Recognizing this important linkage, World Health Organization (WHO) Member States unanimously approved resolution WHA68.15 during the World Health Assembly in May 2015, calling for strengthening of emergency and essential surgical and anaesthesia care as an integral part of UHC. This resolution urges countries to prioritize surgical and anaesthesia care as part of national health plans, emphasizing the importance of service delivery, quality, training, workforce, infrastructure and data collection to support monitoring and evaluation.
Despite this global momentum, there remains a paucity of data and information on global surgical and anaesthesia care. Experts estimate that nearly 5 billion people do not have access to safe, affordable surgical and anaesthesia care, contributing to as many as 17 million deaths each year. For those who are able to access care, out of pocket costs can be devastating. An estimated 81 million people are impoverished each year seeking essential surgical services.
When integrated as part of health systems, surgical care represents one of the most cost-effective public health interventions. Integrating safe, effective and affordable surgery into existing health systems has been shown to contribute to economic gains. For every $1 invested in surgical capacity building at the community level, $10 is generated through increased health and productivity.
Aligning surgical and anaesthesia care as part of UHC is a powerful strategy for saving lives, and contributes to the broader sustainable development agenda. However, a robust indicator framework will be essential to guide national, regional and global interventions, and to track progress towards UHC and the sustainable development agenda. The availability of surgical and anaesthesia data will further provide governments with the information needed to develop, implement and monitor national policies and allocate resources effectively.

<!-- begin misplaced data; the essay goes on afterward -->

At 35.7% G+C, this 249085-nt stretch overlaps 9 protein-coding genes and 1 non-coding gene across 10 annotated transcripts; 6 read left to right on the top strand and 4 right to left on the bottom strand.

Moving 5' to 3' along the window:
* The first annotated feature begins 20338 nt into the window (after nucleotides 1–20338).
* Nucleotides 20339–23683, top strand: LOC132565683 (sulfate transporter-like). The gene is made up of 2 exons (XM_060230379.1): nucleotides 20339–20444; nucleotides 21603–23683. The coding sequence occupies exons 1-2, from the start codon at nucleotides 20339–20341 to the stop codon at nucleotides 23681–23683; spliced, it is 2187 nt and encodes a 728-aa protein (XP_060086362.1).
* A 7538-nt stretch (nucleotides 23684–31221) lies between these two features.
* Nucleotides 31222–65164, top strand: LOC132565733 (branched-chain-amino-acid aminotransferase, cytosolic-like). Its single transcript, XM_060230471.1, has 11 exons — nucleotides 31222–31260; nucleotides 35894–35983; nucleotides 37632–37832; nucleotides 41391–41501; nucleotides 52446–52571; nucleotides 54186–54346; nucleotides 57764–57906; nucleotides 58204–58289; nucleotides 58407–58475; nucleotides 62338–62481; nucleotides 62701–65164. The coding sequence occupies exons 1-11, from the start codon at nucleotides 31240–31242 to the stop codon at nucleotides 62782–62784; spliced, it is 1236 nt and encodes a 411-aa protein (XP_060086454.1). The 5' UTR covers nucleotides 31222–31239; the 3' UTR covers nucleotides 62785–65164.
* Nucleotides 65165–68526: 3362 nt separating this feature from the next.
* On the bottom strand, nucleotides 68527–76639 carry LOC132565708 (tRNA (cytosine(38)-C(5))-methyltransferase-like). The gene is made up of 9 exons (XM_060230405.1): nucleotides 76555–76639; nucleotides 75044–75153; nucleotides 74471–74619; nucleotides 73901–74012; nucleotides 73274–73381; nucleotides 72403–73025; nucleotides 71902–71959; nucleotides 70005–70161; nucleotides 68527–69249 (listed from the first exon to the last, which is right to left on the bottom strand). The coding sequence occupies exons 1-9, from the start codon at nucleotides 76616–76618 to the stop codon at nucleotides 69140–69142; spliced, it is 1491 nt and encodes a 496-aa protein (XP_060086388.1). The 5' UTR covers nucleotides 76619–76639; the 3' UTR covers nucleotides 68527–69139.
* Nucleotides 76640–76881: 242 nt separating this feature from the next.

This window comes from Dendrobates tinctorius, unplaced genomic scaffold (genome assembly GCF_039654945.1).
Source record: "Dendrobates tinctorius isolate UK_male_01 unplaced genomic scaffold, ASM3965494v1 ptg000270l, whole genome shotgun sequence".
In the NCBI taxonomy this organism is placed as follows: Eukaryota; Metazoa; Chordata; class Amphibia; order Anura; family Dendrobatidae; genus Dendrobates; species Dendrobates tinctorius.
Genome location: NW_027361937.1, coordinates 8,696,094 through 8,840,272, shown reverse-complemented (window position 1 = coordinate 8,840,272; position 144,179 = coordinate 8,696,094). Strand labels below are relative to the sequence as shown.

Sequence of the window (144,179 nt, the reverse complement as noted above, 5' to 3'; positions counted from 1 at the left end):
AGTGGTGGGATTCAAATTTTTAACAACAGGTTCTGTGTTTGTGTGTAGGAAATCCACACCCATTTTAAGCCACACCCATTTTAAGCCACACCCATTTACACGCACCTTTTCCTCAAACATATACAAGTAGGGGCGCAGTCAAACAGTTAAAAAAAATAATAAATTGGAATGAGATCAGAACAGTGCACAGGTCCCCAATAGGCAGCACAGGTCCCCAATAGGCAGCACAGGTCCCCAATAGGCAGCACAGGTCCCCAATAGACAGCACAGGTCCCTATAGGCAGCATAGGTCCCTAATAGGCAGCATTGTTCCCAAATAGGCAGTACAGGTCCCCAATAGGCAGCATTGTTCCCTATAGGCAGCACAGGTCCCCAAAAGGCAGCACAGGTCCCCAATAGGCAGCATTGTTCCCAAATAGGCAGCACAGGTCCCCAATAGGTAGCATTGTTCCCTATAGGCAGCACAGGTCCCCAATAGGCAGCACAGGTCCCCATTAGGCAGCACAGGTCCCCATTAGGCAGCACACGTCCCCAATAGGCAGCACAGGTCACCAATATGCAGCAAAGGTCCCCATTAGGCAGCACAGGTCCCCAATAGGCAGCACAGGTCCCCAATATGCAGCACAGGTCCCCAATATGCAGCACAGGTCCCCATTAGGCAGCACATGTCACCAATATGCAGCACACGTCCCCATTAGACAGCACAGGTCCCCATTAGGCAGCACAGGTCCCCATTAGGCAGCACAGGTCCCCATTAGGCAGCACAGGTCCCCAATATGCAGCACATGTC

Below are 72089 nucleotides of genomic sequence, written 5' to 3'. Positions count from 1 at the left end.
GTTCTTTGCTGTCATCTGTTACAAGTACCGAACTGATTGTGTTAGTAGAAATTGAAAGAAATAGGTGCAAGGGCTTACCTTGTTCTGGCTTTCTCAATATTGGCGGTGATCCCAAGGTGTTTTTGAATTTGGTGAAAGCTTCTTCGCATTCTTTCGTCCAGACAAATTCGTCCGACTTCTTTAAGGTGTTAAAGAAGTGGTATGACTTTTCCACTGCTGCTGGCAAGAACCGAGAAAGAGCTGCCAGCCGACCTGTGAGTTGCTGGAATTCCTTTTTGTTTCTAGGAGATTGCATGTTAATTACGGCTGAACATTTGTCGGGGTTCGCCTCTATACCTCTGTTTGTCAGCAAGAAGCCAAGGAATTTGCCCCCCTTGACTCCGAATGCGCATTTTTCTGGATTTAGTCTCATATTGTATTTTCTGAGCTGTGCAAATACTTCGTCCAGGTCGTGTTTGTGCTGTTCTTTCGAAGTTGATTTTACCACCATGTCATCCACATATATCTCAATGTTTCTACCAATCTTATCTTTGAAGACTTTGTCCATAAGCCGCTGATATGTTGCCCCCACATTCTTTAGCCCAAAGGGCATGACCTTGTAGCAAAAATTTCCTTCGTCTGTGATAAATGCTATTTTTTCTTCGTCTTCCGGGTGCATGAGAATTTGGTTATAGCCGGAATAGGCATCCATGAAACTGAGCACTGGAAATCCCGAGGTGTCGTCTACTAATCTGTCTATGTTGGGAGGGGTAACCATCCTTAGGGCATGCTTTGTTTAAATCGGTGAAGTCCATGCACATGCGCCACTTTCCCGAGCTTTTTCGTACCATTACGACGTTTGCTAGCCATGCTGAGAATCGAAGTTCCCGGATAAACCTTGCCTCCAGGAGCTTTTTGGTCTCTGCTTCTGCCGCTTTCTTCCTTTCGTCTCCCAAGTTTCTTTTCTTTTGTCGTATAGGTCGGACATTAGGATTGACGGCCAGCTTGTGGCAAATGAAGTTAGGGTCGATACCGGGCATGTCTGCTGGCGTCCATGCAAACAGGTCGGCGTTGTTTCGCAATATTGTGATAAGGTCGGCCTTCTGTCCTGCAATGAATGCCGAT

This global consensus statement focuses on the importance of data collection for surgical and anaesthesia care as an integral part of the SDG framework. The authors and signatories of this statement call for the establishment of an expert working group to analyze and provide recommendations on global surgery and anaesthesia statistics to be presented to the United Nations Statistical Commission in 2019.
The report was launched at a side advocacy event held in parallel with the 49th UN Statistical Commission. Hosted by the G4 Alliance and held at Gradian Health Systems, the event featured an intimate roundtable discussion with report contributors and global surgery data experts.
Dr. Blake Alkire, MD, MPH Representative for PGSSC, Harvard Medical School
Dr. Faye Mazo Evans, Representative for WFSA
Dr. Jose Miguel Guzman, Regional Coordinator, DHS Africa, ICF International
Dr. David Ljungman, MD PhD, Report Co-Author
The session was moderated by Ms. Mira Meheš, Director of Operations with The G4 Alliance. Special remarks were also shared by Dr. Sabrina Juran and Magdalena (Leni) Gruendl, co-authors of the global surgery and anaesthesia statement.
We wish to thank Gradian Health Systems and CEO Mr. Stephen Rudy for welcoming us and hosting our event at Gradian's HQ in New York.